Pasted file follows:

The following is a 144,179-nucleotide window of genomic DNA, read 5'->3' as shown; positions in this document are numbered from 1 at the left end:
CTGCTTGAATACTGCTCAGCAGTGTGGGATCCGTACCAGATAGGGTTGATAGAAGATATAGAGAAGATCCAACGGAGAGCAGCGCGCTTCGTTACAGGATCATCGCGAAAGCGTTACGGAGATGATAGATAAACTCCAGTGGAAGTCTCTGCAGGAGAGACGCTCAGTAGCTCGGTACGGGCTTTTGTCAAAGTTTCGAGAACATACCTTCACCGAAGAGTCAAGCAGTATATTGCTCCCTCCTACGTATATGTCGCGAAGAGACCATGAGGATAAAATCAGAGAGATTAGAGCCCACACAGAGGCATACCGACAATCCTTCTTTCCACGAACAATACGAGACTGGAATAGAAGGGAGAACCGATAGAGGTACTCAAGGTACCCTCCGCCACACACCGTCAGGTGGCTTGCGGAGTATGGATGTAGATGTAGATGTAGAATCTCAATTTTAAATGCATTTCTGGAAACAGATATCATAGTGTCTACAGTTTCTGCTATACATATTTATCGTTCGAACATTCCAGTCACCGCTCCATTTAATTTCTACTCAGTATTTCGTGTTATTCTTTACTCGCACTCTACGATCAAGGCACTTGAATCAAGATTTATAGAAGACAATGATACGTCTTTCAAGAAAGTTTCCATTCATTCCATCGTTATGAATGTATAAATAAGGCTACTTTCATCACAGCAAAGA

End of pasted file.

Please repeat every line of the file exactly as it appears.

The following is a 144,179-nucleotide window of genomic DNA, read 5'->3' as shown; positions in this document are numbered from 1 at the left end:
CTGCTTGAATACTGCTCAGCAGTGTGGGATCCGTACCAGATAGGGTTGATAGAAGATATAGAGAAGATCCAACGGAGAGCAGCGCGCTTCGTTACAGGATCATCGCGAAAGCGTTACGGAGATGATAGATAAACTCCAGTGGAAGTCTCTGCAGGAGAGACGCTCAGTAGCTCGGTACGGGCTTTTGTCAAAGTTTCGAGAACATACCTTCACCGAAGAGTCAAGCAGTATATTGCTCCCTCCTACGTATATGTCGCGAAGAGACCATGAGGATAAAATCAGAGAGATTAGAGCCCACACAGAGGCATACCGACAATCCTTCTTTCCACGAACAATACGAGACTGGAATAGAAGGGAGAACCGATAGAGGTACTCAAGGTACCCTCCGCCACACACCGTCAGGTGGCTTGCGGAGTATGGATGTAGATGTAGATGTAGAATCTCAATTTTAAATGCATTTCTGGAAACAGATATCATAGTGTCTACAGTTTCTGCTATACATATTTATCGTTCGAACATTCCAGTCACCGCTCCATTTAATTTCTACTCAGTATTTCGTGTTATTCTTTACTCGCACTCTACGATCAAGGCACTTGAATCAAGATTTATAGAAGACAATGATACGTCTTTCAAGAAAGTTTCCATTCATTCCATCGTTATGAATGTATAAATAAGGCTACTTTCATCACAGCAAAGA